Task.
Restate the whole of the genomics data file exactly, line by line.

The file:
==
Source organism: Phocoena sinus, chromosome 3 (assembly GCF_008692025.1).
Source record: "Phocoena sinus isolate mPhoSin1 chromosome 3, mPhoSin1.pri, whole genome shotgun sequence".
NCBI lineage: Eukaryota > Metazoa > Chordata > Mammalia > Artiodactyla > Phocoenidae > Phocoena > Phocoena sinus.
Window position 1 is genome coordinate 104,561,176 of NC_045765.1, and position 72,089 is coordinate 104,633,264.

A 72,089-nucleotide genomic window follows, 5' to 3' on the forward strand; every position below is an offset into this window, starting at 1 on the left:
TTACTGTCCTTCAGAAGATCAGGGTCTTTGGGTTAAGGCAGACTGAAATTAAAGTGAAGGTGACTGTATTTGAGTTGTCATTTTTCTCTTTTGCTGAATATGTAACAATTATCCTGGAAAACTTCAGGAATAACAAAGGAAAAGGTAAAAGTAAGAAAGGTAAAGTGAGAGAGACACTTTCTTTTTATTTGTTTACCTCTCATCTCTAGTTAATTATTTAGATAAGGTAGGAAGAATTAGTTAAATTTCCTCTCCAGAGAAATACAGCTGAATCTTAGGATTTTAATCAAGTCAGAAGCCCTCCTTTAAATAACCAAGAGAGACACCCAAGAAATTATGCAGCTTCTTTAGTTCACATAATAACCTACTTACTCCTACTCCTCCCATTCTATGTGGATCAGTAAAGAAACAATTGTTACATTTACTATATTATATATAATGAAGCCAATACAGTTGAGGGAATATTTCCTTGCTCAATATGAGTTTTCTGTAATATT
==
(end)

Source organism: Phocoena sinus, chromosome 3 (assembly GCF_008692025.1).
Source record: "Phocoena sinus isolate mPhoSin1 chromosome 3, mPhoSin1.pri, whole genome shotgun sequence".
NCBI lineage: Eukaryota > Metazoa > Chordata > Mammalia > Artiodactyla > Phocoenidae > Phocoena > Phocoena sinus.
Window position 1 is genome coordinate 104,561,176 of NC_045765.1, and position 72,089 is coordinate 104,633,264.

A 72,089-nucleotide genomic window follows, 5' to 3' on the forward strand; every position below is an offset into this window, starting at 1 on the left:
TTACTGTCCTTCAGAAGATCAGGGTCTTTGGGTTAAGGCAGACTGAAATTAAAGTGAAGGTGACTGTATTTGAGTTGTCATTTTTCTCTTTTGCTGAATATGTAACAATTATCCTGGAAAACTTCAGGAATAACAAAGGAAAAGGTAAAAGTAAGAAAGGTAAAGTGAGAGAGACACTTTCTTTTTATTTGTTTACCTCTCATCTCTAGTTAATTATTTAGATAAGGTAGGAAGAATTAGTTAAATTTCCTCTCCAGAGAAATACAGCTGAATCTTAGGATTTTAATCAAGTCAGAAGCCCTCCTTTAAATAACCAAGAGAGACACCCAAGAAATTATGCAGCTTCTTTAGTTCACATAATAACCTACTTACTCCTACTCCTCCCATTCTATGTGGATCAGTAAAGAAACAATTGTTACATTTACTATATTATATATAATGAAGCCAATACAGTTGAGGGAATATTTCCTTGCTCAATATGAGTTTTCTGTAATATT